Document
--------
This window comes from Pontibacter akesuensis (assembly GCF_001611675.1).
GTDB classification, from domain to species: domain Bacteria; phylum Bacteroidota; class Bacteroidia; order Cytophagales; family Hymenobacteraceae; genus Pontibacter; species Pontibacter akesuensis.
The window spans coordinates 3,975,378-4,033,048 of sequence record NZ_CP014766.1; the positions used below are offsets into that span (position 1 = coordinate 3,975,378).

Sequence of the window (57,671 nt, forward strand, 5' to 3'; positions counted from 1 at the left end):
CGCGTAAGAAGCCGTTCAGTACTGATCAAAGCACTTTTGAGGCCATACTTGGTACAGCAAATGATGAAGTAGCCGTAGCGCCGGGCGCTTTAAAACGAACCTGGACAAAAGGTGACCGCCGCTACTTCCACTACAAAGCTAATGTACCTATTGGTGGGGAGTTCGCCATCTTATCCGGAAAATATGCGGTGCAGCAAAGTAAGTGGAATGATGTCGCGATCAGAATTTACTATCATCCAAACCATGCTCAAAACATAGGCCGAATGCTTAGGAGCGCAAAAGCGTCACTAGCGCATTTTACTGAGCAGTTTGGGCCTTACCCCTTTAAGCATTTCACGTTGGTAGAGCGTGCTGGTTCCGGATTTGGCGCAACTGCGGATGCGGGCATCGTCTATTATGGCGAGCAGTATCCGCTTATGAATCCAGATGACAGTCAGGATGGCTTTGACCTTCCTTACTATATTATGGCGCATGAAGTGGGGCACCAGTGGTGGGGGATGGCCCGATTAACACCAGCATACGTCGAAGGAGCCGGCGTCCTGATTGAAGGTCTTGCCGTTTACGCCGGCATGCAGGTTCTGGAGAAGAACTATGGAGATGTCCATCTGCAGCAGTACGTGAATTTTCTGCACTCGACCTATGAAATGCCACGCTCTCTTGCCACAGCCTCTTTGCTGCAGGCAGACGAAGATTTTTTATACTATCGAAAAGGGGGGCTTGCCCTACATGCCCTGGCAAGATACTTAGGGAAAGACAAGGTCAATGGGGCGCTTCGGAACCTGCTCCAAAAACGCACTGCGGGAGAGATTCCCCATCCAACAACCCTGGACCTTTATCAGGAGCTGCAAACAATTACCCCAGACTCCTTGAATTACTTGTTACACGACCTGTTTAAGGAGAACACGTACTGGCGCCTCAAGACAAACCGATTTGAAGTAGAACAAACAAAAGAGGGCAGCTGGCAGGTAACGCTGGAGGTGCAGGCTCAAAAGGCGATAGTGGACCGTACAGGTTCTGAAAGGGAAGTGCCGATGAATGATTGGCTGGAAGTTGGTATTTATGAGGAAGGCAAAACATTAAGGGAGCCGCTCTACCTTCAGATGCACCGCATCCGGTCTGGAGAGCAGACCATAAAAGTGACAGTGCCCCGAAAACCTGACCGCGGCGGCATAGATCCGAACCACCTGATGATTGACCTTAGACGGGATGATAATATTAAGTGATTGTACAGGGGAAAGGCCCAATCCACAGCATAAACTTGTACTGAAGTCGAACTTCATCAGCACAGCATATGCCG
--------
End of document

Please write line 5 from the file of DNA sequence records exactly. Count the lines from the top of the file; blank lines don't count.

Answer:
CGCGTAAGAAGCCGTTCAGTACTGATCAAAGCACTTTTGAGGCCATACTTGGTACAGCAAATGATGAAGTAGCCGTAGCGCCGGGCGCTTTAAAACGAACCTGGACAAAAGGTGACCGCCGCTACTTCCACTACAAAGCTAATGTACCTATTGGTGGGGAGTTCGCCATCTTATCCGGAAAATATGCGGTGCAGCAAAGTAAGTGGAATGATGTCGCGATCAGAATTTACTATCATCCAAACCATGCTCAAAACATAGGCCGAATGCTTAGGAGCGCAAAAGCGTCACTAGCGCATTTTACTGAGCAGTTTGGGCCTTACCCCTTTAAGCATTTCACGTTGGTAGAGCGTGCTGGTTCCGGATTTGGCGCAACTGCGGATGCGGGCATCGTCTATTATGGCGAGCAGTATCCGCTTATGAATCCAGATGACAGTCAGGATGGCTTTGACCTTCCTTACTATATTATGGCGCATGAAGTGGGGCACCAGTGGTGGGGGATGGCCCGATTAACACCAGCATACGTCGAAGGAGCCGGCGTCCTGATTGAAGGTCTTGCCGTTTACGCCGGCATGCAGGTTCTGGAGAAGAACTATGGAGATGTCCATCTGCAGCAGTACGTGAATTTTCTGCACTCGACCTATGAAATGCCACGCTCTCTTGCCACAGCCTCTTTGCTGCAGGCAGACGAAGATTTTTTATACTATCGAAAAGGGGGGCTTGCCCTACATGCCCTGGCAAGATACTTAGGGAAAGACAAGGTCAATGGGGCGCTTCGGAACCTGCTCCAAAAACGCACTGCGGGAGAGATTCCCCATCCAACAACCCTGGACCTTTATCAGGAGCTGCAAACAATTACCCCAGACTCCTTGAATTACTTGTTACACGACCTGTTTAAGGAGAACACGTACTGGCGCCTCAAGACAAACCGATTTGAAGTAGAACAAACAAAAGAGGGCAGCTGGCAGGTAACGCTGGAGGTGCAGGCTCAAAAGGCGATAGTGGACCGTACAGGTTCTGAAAGGGAAGTGCCGATGAATGATTGGCTGGAAGTTGGTATTTATGAGGAAGGCAAAACATTAAGGGAGCCGCTCTACCTTCAGATGCACCGCATCCGGTCTGGAGAGCAGACCATAAAAGTGACAGTGCCCCGAAAACCTGACCGCGGCGGCATAGATCCGAACCACCTGATGATTGACCTTAGACGGGATGATAATATTAAGTGATTGTACAGGGGAAAGGCCCAATCCACAGCATAAACTTGTACTGAAGTCGAACTTCATCAGCACAGCATATGCCG